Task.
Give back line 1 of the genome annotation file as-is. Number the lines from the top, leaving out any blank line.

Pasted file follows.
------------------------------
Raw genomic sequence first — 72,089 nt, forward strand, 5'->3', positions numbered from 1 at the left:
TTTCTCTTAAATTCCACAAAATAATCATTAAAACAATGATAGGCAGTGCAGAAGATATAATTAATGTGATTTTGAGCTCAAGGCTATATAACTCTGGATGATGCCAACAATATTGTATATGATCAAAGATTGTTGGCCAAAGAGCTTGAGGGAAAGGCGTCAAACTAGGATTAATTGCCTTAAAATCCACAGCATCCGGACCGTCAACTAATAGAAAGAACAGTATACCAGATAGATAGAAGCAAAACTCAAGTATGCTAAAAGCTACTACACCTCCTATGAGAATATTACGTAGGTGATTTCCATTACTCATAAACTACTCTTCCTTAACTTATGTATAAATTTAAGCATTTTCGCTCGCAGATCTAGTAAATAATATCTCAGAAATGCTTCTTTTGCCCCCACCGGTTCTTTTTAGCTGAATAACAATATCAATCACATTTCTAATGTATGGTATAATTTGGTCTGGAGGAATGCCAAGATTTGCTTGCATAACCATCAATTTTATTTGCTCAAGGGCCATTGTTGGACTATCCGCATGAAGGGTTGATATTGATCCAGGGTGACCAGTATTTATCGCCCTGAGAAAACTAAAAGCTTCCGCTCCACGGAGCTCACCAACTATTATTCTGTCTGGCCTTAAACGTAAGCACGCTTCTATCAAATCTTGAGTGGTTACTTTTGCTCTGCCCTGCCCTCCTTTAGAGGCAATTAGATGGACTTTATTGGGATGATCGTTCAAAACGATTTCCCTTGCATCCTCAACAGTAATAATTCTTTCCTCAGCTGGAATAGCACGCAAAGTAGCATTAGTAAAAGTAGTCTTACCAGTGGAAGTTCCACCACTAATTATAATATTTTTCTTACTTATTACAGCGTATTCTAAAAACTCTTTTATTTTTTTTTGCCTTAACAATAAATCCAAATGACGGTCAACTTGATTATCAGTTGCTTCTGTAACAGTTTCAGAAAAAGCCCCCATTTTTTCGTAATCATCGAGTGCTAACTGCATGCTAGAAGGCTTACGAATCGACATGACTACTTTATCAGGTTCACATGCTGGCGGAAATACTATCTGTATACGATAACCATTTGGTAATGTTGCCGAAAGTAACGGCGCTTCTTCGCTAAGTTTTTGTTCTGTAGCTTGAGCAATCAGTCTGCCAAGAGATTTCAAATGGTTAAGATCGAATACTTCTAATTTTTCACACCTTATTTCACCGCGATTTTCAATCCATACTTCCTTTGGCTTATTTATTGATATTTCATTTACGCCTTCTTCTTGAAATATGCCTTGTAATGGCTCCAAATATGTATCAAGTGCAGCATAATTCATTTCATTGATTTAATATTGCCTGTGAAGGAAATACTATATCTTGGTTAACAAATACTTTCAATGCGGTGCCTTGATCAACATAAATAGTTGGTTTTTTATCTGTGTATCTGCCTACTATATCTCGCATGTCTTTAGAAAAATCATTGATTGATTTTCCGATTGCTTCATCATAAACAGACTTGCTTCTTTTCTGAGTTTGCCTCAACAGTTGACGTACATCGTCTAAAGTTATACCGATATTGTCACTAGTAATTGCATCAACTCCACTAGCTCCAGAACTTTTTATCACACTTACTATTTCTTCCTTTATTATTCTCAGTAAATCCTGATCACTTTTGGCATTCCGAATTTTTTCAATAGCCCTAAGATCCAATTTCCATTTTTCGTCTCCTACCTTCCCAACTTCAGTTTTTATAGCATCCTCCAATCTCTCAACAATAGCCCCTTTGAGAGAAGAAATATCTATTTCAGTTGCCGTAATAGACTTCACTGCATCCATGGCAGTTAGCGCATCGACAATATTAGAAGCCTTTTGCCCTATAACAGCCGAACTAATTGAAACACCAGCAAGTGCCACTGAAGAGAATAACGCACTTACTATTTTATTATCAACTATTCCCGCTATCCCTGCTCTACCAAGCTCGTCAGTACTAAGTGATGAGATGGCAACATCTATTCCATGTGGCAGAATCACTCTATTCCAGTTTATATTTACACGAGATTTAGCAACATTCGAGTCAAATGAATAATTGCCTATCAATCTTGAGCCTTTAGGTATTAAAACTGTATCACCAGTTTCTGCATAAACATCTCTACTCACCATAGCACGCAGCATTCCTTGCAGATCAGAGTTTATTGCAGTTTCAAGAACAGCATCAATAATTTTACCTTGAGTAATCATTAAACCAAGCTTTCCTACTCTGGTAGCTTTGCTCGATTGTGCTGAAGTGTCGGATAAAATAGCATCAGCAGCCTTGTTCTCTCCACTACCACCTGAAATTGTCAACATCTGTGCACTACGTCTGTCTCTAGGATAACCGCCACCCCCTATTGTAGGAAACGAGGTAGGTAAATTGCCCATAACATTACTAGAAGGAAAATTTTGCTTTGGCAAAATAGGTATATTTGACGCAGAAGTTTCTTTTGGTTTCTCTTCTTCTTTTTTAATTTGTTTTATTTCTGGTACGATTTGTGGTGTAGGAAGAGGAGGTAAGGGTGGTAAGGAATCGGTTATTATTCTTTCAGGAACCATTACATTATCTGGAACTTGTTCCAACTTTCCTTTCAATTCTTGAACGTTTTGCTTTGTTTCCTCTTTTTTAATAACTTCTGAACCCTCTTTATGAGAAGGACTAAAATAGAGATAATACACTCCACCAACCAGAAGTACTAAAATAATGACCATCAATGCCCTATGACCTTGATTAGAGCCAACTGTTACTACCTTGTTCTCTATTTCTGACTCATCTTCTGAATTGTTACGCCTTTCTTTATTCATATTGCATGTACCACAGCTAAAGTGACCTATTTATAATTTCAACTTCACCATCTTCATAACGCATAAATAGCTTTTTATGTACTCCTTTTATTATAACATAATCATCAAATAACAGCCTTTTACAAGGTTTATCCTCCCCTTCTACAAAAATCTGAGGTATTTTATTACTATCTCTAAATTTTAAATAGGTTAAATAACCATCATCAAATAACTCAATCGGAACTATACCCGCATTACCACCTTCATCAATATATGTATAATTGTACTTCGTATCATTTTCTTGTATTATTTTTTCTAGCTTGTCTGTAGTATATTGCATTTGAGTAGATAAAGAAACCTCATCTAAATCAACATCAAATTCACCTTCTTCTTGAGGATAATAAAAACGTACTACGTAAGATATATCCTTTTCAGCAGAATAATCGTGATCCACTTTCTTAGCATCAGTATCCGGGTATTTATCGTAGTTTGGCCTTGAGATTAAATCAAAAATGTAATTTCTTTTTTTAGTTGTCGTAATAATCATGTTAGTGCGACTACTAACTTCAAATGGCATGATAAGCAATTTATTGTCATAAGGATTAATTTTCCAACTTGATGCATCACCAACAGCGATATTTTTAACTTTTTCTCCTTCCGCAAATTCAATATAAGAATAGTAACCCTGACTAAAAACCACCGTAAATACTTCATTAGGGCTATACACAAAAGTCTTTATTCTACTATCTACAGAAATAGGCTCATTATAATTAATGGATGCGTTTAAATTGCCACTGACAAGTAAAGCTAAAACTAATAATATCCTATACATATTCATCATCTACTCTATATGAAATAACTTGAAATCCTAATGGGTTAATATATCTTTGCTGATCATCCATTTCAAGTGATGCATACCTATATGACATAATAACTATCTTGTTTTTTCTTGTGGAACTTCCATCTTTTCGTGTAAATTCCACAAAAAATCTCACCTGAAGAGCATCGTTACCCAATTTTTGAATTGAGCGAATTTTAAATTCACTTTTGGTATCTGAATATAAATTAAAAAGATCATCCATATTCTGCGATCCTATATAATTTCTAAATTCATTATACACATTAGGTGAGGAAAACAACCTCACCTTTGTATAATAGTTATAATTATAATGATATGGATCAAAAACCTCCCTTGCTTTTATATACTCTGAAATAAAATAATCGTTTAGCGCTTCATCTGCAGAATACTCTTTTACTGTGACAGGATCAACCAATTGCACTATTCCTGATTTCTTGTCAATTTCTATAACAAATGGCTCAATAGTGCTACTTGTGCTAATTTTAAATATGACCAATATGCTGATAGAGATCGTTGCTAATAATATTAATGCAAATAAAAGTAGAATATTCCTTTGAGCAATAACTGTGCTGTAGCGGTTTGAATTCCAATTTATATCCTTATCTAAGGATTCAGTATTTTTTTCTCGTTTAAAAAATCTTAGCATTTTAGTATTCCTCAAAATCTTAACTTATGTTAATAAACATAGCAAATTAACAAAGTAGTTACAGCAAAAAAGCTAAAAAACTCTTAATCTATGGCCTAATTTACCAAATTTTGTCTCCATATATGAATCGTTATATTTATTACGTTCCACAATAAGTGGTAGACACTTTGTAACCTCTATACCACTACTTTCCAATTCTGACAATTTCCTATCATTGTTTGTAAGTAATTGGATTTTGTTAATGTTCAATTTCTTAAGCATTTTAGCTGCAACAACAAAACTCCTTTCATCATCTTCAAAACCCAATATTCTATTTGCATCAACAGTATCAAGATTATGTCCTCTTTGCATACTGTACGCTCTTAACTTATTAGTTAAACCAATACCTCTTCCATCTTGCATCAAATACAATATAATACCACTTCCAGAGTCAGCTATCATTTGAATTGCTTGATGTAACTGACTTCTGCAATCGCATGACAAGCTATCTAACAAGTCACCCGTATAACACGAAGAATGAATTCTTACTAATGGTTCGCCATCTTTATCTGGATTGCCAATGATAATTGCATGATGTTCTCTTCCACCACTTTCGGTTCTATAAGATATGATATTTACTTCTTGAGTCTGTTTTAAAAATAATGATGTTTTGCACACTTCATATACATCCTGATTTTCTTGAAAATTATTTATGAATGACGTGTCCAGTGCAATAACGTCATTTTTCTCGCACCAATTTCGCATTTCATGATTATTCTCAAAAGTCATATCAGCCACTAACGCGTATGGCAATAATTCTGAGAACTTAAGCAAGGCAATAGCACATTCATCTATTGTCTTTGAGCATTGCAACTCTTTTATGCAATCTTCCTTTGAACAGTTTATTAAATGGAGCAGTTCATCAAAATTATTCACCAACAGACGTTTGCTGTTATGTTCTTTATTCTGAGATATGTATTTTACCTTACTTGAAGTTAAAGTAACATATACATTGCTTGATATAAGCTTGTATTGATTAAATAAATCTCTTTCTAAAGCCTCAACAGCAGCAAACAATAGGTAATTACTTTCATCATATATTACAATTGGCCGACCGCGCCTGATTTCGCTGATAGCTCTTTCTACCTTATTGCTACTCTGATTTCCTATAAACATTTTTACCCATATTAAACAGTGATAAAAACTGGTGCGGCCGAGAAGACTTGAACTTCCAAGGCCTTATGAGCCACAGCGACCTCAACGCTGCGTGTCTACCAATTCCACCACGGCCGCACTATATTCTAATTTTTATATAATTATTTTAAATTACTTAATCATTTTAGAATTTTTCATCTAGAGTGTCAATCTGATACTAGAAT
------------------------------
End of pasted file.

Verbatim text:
Raw genomic sequence first — 72,089 nt, forward strand, 5'->3', positions numbered from 1 at the left: